If you were a reporter covering the San Francisco 49ers in that last 25 years, R.C. Owens was a resource you had to have. The one-time wide receiver who lived in Manteca not only had all the phone numbers for his old teammates, he had stories to go along with every former 49er. And he loved to tell them.
Owens passed away on Sunday at age of 77, just seven months after he was inducted into the 49ers Hall of Fame. At that time, the story everyone wanted Owens to tell was the origin of his famous nickname, "Alley Oop." Owens said it remains a partial mystery.
"I don't know who said it, but it became part of the nomenclature," said Owens, who was a rookie when given the nickname in 1957. "You started hearing it in basketball, everywhere. Even when I see a baseball player go up and get a ball, I say, 'He made an Alley Oop.' "
Owens spent his first five NFL seasons (1957-61) as a member of the 49ers before playing for the Baltimore Colts (1962-63) and New York Giants (1964). As a 49er, he totaled 177 receptions for 2,939 yards and 20 touchdowns with his most productive season -- 55 passes for 1,032 yards and five touchdowns - coming in 1961.
Before that, he was a basketball star at the College of Idaho where he played alongside Elgin Baylor. Owens only stood 6-3, but he was an excellent rebounder, averaging nearly 28 rebounds a game as a sophomore. "I could jump," he said during a November 2011 interview. "I could scrape 'em off."
Owens's leaping ability led to his signature play - and, as he noted, a piece of the sports lexicon - during a practice in 1957. After continually coming down with long, jump-ball-type passes in practice, Owens said one of three people - quarterbacks Y.A. Tittle and John Brodie or offensive coordinator Red Hickey - said they ought to call the play "Alley-Oop," which was the name of a comic strip at the time.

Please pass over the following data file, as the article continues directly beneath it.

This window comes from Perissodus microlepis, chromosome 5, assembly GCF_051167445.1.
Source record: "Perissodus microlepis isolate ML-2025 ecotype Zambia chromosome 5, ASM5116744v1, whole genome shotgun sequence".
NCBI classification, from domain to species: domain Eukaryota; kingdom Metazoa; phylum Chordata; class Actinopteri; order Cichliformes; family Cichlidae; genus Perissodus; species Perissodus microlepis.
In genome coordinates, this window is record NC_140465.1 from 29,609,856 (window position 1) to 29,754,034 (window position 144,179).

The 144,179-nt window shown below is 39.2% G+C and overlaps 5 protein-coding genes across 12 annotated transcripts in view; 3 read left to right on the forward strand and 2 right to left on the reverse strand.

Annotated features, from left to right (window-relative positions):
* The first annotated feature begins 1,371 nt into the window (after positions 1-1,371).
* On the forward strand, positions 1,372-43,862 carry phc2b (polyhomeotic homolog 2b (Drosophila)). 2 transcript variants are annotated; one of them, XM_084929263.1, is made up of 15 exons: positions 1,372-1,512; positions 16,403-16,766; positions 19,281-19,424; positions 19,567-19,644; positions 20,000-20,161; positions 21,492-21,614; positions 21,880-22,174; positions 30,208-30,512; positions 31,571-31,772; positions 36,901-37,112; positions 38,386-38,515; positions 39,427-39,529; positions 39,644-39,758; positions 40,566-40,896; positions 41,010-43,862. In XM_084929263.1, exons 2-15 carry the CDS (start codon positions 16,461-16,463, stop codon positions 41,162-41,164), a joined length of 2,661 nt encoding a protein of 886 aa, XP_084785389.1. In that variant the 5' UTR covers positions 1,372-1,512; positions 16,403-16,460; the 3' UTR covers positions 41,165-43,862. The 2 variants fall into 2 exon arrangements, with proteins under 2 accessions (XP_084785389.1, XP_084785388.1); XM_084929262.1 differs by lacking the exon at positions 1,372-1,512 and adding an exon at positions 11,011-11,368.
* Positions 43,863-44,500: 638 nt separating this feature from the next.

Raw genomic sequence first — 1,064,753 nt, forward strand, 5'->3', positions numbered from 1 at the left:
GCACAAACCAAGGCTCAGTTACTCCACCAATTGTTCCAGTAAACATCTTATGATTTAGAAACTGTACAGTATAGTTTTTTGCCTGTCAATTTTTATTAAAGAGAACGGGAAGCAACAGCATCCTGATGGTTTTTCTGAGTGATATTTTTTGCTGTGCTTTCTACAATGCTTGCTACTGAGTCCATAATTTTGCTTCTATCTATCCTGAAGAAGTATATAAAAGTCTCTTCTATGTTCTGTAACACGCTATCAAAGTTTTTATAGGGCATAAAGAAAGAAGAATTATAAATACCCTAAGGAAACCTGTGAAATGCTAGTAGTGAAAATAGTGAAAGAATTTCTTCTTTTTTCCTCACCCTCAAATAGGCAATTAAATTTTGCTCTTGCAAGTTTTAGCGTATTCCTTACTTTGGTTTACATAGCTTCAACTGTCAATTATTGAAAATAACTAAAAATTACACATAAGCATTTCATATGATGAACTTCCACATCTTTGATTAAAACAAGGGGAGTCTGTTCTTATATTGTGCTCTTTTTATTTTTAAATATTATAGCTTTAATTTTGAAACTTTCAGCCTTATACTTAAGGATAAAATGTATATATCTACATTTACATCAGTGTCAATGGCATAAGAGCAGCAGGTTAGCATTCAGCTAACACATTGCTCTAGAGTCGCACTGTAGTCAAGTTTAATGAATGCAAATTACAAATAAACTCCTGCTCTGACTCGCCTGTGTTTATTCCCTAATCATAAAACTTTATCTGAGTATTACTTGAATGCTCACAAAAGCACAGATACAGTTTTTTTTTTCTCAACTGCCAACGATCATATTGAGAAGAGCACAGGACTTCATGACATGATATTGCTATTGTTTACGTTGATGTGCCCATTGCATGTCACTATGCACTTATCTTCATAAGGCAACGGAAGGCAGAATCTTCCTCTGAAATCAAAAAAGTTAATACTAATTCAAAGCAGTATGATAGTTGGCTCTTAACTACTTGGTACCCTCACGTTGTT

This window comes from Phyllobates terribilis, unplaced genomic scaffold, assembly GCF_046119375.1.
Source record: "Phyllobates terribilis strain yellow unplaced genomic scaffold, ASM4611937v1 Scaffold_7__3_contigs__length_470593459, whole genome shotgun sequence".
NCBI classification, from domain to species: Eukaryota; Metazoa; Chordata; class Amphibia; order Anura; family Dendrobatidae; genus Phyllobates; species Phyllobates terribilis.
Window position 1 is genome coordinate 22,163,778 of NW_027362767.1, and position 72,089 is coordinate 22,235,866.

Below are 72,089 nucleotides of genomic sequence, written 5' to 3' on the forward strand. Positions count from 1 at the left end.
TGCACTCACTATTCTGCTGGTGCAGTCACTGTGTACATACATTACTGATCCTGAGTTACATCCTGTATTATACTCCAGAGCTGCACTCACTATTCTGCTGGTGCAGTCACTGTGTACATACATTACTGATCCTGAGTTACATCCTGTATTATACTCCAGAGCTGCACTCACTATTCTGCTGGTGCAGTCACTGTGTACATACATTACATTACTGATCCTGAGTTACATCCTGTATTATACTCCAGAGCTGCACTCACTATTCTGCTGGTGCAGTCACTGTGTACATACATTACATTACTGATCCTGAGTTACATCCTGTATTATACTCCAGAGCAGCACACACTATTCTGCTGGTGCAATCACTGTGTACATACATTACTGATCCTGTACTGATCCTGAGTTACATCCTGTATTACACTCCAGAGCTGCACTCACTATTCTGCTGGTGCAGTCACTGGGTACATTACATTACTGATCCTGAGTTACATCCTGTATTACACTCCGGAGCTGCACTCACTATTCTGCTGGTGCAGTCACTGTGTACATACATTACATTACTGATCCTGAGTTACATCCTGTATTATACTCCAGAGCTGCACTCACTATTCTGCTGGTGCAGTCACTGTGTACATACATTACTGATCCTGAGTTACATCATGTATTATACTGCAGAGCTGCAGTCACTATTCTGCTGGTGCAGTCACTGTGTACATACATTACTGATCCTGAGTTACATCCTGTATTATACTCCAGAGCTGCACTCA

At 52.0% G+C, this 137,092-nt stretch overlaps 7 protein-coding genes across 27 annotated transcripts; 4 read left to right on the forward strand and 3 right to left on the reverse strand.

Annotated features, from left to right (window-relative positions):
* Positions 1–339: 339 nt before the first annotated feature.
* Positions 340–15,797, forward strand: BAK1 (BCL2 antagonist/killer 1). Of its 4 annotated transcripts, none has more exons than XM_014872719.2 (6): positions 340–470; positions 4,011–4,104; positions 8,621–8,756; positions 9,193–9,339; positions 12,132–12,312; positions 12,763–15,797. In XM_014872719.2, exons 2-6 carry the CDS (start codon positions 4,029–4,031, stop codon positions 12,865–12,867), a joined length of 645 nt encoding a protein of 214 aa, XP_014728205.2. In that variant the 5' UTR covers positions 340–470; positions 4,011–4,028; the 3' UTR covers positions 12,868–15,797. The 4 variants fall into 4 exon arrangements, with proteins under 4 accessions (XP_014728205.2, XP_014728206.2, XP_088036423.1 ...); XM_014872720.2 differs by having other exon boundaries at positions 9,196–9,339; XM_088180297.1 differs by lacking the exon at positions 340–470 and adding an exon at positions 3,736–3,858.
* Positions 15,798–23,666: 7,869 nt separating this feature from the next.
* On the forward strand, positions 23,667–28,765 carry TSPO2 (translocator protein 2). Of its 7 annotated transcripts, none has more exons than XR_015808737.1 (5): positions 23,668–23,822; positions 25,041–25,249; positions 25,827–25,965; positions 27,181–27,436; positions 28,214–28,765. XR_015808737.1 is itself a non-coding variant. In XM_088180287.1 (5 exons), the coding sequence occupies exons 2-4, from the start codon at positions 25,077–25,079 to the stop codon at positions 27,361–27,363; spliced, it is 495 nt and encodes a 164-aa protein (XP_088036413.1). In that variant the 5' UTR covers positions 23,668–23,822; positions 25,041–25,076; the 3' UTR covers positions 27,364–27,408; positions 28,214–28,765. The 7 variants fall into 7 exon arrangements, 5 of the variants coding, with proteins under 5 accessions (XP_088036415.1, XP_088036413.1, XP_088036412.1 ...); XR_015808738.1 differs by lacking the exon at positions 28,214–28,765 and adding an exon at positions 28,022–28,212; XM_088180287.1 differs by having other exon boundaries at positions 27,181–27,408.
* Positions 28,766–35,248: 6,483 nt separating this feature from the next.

Tittle and Owens used it twice - including for the game-winning touchdown - that week against the arch-rival Los Angeles Rams. "The defenders, sometimes two or three of them, would be down there and (Owens) would swoop in there like a hawk and pluck it out of the air," Tittle said recently. "I think it surprised everybody."
Following his playing career, Owens worked for the 49ers in several different capacities, including as director of alumni relations. One of his favorite duties involved donning a red suit and white beard and playing Santa Claus at Christmas. Owens also started a successful summer reading program for children in San Joaquin County.
Owens battled kidney problems over the last two decades, and in 2004 he had a kidney transplant.
"While his accomplishments on the field are well celebrated, his contributions to our organization and the Bay Area community are equally as impressive," said CEO Jed York in a statement. "As a player and a member of the 49ers front office, R.C. was a tremendous ambassador for our team. We extend our heartfelt sympathy to his friends, family, teammates and fans."
-- Matt Barrows